I just dropped my child off at college in NYC. We live in Colorado surrounded by open space, so I found New York to be rather lively. Happily, her school is in a neighborhood that’s quieter than some of the other boroughs.
I got to thinking about the beauty of having good tools when we went shopping for school supplies. My daughter is in school for fashion design, so we set out to visit a beautiful, iconic fabric store. We walked in shortly after the store opened and were met by the racket of a running shop vac. The thing was huge; it was orange and grey and it looked brand new.
We wandered the store, getting our bearings. In doing so we passed a cleaner with the shop vac several times, excusing ourselves as we stepped over the cord. I noticed her laboring away with the hose. The attachment at the end was maybe 4 inches wide with a narrow little opening; it was clearly for small, tight spaces. The carpet was black, an indoor/outdoor type of arrangement that had a nap of very short, thick loops. It sparkled with sequins and glitter from the constant handling of what seemed like a million rolls of fabric. The store is a big one and the square footage cried out for a proper carpet vacuum.
The woman couldn’t push the puny plastic fitting across the floor because it stuttered against the carpet, so she was actually lifting the attachment and sort of whacking the floor with it. It did nothing, but you could see that it wouldn’t help to drag it toward herself either, because of the nap. She couldn’t push it, she couldn’t pull it. The cleaner had set out to vacuum the floor one 4” x 1” section at a time. I found it weirdly agonizing.
The vacuum wailed and we pretended nothing was wrong. I turned to my daughter and said, “Am I crazy? Did someone give this woman a shop vac to vacuum a carpet?” She looked confused; she’s only 18. We went to the counter. The cashier looked us over skeptically before she admitted that indeed, the cleaning staff was given shop vacs to vacuum the carpet. The owner had just purchased a round of new ones. The cashier mentioned that the cleaners were lazy.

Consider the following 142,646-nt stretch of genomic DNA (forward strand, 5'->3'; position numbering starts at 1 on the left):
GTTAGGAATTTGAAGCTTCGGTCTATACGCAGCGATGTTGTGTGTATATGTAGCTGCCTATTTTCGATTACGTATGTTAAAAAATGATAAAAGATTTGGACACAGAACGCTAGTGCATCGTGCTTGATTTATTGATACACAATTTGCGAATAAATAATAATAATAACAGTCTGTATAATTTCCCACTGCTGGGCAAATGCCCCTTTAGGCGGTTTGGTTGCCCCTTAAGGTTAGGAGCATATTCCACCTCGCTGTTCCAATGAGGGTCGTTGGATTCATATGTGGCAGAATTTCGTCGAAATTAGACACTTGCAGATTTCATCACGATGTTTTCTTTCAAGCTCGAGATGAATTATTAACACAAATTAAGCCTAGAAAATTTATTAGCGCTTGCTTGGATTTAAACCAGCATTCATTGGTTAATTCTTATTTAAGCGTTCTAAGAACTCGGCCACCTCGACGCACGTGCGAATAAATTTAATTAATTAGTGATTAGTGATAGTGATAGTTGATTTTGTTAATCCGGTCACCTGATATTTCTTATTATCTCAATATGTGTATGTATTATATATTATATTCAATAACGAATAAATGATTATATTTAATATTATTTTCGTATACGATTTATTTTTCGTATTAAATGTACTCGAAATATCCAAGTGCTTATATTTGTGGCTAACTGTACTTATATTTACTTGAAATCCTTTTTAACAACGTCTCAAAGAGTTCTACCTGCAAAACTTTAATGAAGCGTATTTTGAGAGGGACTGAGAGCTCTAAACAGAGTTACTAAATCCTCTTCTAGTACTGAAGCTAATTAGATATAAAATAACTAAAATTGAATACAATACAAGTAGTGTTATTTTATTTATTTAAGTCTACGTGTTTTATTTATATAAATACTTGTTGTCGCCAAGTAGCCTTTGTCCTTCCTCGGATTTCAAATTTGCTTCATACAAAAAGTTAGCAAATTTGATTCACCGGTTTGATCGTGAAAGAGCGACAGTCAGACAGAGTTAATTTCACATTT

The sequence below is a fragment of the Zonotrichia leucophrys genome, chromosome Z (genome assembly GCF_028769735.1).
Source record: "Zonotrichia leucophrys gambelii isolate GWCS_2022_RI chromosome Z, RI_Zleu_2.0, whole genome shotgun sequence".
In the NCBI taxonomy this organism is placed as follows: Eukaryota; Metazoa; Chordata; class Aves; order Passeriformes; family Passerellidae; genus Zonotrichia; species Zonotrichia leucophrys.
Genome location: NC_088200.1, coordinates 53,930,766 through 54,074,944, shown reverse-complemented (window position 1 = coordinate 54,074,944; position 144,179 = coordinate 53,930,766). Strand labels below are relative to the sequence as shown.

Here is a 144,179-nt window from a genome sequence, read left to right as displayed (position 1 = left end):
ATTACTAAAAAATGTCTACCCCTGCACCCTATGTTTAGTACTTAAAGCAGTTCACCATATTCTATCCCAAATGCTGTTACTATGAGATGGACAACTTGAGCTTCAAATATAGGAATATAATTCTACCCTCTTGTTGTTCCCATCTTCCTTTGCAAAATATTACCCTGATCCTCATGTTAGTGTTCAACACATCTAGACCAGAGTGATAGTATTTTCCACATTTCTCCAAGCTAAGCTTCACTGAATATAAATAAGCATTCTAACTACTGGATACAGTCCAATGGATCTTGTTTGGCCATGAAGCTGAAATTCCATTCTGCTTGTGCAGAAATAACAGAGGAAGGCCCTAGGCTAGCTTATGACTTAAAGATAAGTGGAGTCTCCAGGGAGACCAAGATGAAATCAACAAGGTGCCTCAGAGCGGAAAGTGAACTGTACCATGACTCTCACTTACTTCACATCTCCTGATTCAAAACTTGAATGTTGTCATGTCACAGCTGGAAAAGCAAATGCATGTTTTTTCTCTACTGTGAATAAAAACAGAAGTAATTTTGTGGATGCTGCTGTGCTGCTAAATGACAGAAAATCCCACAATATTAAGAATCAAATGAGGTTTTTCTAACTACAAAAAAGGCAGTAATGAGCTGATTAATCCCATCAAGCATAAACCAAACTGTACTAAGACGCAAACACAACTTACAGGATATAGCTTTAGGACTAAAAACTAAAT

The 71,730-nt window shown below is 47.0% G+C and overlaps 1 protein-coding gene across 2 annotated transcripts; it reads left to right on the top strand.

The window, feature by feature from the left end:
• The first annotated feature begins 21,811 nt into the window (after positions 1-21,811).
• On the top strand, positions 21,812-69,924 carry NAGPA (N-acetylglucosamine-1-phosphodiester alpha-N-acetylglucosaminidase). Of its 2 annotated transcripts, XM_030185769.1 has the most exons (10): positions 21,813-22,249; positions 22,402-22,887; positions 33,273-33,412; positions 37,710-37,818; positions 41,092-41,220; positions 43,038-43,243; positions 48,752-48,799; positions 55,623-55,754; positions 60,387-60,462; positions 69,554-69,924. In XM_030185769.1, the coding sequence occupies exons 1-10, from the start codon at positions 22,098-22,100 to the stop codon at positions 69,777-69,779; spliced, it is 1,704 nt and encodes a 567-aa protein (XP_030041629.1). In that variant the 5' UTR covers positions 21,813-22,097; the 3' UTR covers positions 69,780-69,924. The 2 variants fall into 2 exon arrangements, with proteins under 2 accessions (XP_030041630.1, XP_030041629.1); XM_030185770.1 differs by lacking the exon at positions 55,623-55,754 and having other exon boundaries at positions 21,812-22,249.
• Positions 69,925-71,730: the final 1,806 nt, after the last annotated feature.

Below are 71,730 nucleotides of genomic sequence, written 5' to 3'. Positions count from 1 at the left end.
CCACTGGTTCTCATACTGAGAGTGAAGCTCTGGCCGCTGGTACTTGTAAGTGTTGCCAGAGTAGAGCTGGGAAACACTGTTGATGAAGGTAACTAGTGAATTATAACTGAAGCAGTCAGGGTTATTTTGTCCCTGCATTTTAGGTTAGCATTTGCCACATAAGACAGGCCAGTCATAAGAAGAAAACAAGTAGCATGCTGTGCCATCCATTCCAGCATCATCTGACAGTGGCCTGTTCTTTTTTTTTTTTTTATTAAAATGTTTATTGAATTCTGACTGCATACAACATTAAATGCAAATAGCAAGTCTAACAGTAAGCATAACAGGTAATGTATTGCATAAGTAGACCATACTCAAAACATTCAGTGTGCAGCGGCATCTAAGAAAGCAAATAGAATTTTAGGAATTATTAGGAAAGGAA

“Are they lazy?” I said, “or are they having to do something that’s impossible?” We looked at the cleaner. The shop vac whined ineffectually. The cashier laughed. “Well, yeah.” Now, it’s possible that somewhere in the back room a carpet attachment lay, waiting to fulfill its destiny. Maybe the cleaner just needed someone to show her? Maybe she didn’t have ease. I don’t know, but it was painful to watch.
The image of that scene stayed with me for days. Matching pictures are when we see something about another person or a situation that is true for us, too. I realized the shop vac experience was a matching picture, poking me to look at areas of my life where I habitually struggle with effort, resistance and frustration and where it’s time to call in some ease, or maybe ask for help. It reminded me there’s always more energy to move and offered a clue about what’s up next for me to heal.
Matches are a great way to learn about ourselves by observing all the characters and experiences that make up our world. I see things to love about myself in people I admire. I learn about my own journey when I see another person’s struggle. I read animals and when I do I often think, “so that’s what I’m working on . . . “If we are aware, the simplest things outside ourselves can call attention to our own growth and healing.
We teach our students how to release matching pictures. Blowing up those pictures is one of the fastest ways to heal yourself as a spirit in a body. Try it: notice who you admire, who frustrates you, what lights you up. You can ask yourself, how is this a reflection of me? Putting that energy in a rose or a bubble and blowing it up, shifts your own energy and gives you a healing!
Many blessings to you all and have a great week,
Rt. Rev. Katie Heldman is the Co-Director of Psychic Horizons Center, and wrote this article for the August 29, 2022 eNews.